Before modern medicine and science, the ancients relied on magic for the healing and prevention of illnesses. Meet magicians, shamans, and oracles. Learn how magic was used for personal gain and to foretell the future in the ancient world.

Week 8: August 15–August 19 Culinary Expeditions

What people eat and drink can reveal many things about their environment and culture. Search the museum’s galleries to find tools used to acquire, prepare, and eat food. Discover sustenance cultures and what other countries may have for breakfast. Design an after-life feast, sculpt a libation bowl, and prepare hummus from scratch.

Camp hours are 9:00 am to 3:00 pm, with optional pre-camp (8:00–9:00 am) and post-camp (3:00–5:00 pm) care. For more information or to request a need-based, partial scholarship application form, call 215.898.4016, or email This email address is being protected from spambots. You need JavaScript enabled to view it., and visit the website at

The Penn Museum (the University of Pennsylvania Museum of Archaeology and Anthropology) is dedicated to the study and understanding of human history and diversity. Founded in 1887, the Museum has sent more than 300 archaeological and anthropological expeditions to all the inhabited continents of the world. With an active exhibition schedule and educational programming for children and adults, the Museum offers the public an opportunity to share in the ongoing discovery of humankind's collective heritage.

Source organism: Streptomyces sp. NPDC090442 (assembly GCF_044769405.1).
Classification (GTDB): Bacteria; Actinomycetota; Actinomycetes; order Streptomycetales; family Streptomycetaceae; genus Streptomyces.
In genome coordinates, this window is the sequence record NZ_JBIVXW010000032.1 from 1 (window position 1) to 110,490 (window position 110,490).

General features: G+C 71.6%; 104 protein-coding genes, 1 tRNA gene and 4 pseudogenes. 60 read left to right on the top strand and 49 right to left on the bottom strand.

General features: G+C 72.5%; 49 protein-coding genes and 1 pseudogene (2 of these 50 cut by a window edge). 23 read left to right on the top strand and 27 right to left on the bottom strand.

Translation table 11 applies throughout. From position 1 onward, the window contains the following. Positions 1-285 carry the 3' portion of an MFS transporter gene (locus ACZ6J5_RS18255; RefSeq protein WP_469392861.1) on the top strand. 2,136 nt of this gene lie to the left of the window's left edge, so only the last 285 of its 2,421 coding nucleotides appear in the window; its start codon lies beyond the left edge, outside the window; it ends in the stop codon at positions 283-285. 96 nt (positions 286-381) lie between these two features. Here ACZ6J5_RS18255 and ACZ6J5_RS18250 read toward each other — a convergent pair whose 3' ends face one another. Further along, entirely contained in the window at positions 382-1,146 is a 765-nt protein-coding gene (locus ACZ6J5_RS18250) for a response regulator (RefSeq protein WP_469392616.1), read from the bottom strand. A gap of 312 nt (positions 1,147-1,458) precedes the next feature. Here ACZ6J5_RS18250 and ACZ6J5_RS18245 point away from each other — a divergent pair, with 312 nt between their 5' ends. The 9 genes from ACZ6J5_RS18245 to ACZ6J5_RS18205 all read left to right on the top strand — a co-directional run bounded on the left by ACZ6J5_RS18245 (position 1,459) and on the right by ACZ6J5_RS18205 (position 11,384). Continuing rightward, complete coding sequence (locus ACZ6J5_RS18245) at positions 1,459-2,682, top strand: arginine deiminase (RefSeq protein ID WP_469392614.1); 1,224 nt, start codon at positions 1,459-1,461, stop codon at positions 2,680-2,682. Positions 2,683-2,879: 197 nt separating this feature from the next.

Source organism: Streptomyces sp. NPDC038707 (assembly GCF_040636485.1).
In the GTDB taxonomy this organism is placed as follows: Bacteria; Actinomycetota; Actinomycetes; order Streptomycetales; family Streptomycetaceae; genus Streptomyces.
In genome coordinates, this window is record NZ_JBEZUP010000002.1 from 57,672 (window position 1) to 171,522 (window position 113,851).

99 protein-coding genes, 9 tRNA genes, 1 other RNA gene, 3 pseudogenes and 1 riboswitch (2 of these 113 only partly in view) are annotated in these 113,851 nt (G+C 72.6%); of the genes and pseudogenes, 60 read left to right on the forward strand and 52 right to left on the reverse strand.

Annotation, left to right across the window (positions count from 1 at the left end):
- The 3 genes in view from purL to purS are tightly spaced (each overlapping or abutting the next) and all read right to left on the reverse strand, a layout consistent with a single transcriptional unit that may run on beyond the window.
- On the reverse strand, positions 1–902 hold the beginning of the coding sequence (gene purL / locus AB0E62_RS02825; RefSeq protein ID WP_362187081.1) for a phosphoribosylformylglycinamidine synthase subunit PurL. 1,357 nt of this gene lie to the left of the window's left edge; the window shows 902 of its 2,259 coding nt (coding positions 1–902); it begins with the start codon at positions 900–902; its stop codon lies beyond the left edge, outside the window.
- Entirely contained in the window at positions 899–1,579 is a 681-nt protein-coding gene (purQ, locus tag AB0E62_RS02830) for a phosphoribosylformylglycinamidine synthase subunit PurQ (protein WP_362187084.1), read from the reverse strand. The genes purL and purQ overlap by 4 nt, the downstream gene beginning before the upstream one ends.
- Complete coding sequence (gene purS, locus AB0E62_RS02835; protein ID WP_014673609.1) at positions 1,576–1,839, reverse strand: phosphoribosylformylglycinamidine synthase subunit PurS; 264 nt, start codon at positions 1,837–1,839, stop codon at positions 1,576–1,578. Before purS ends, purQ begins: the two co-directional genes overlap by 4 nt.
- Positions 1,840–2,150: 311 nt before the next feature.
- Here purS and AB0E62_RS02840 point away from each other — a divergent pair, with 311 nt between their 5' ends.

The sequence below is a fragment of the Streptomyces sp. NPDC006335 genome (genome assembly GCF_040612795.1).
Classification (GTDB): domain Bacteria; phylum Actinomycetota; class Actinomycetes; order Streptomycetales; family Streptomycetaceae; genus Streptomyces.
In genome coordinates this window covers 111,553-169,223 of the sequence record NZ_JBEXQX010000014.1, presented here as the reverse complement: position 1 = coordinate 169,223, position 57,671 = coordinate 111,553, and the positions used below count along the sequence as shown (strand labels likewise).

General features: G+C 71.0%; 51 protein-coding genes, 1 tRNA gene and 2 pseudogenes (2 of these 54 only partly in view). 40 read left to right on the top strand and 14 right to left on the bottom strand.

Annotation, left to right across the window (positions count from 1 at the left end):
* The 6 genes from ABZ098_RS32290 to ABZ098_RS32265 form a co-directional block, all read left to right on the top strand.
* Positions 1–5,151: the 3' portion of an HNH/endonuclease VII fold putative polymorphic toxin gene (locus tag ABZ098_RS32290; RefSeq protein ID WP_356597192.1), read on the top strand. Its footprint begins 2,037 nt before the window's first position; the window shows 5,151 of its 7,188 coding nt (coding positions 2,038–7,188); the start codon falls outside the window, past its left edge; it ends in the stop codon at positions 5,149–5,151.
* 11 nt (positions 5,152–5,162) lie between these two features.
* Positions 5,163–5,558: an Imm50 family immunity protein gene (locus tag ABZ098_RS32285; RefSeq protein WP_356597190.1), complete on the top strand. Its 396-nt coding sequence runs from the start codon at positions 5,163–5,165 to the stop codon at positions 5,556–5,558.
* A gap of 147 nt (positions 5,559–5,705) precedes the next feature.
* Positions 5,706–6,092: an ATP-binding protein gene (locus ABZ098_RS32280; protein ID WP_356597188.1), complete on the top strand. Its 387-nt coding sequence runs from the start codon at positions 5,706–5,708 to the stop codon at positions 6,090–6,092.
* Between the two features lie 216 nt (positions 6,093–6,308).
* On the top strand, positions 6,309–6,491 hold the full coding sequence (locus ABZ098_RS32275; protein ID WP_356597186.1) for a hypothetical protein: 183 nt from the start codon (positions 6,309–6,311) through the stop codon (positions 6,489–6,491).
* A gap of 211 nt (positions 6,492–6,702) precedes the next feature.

The Penn Museum is located at 3260 South Street, Philadelphia, PA 19104 (on Penn's campus, across from Franklin Field). Public transportation to the Museum is available via SEPTA's Regional Rail Line at University City Station; the Market-Frankford Subway Line at 34th Street Station; trolley routes 11, 13, 34, and 36; and bus routes 21, 30, 40, and 42. Museum hours are Tuesday through Sunday, 10:00 am to 5:00 pm, and first Wednesdays of each month until 8:00 pm, with P.M. @ PENN MUSEUM evening programs offered. Closed Mondays and holidays. Admission donation is $15 for adults; $13 for senior citizens (65 and above); free for U.S. Military; $10 for children and full-time students with ID; free to Members, PennCard holders, and children 5 and younger. For the special exhibition The Golden Age of King Midas opening February 13, there is an additional $5/person charge (Free for Penn Museum Members, PennCard holders and children under 6).

Hot and cold meals and light refreshments are offered to visitors with or without Museum admission in The Pepper Mill Café; the Museum Shop offers a wide selection of gifts, books, games, clothing and jewelry. Penn Museum can be found on the web at For general information call 215.898.4000. For group tour information call 215.746.8183.

Image captions (top to bottom): Camper displays an artifact she unearthed during a simulated archaeological dig (Photo: Penn Museum). Campers demonstrate their newfound knowledge about tattoos as adornment at a Friday Showcase of Learning (Photo: Penn Museum). Asian Section Keeper Stephen Lang gives a camper a close look at an artifact (Photo: Penn Museum).



Jill DiSanto, Public Relations Director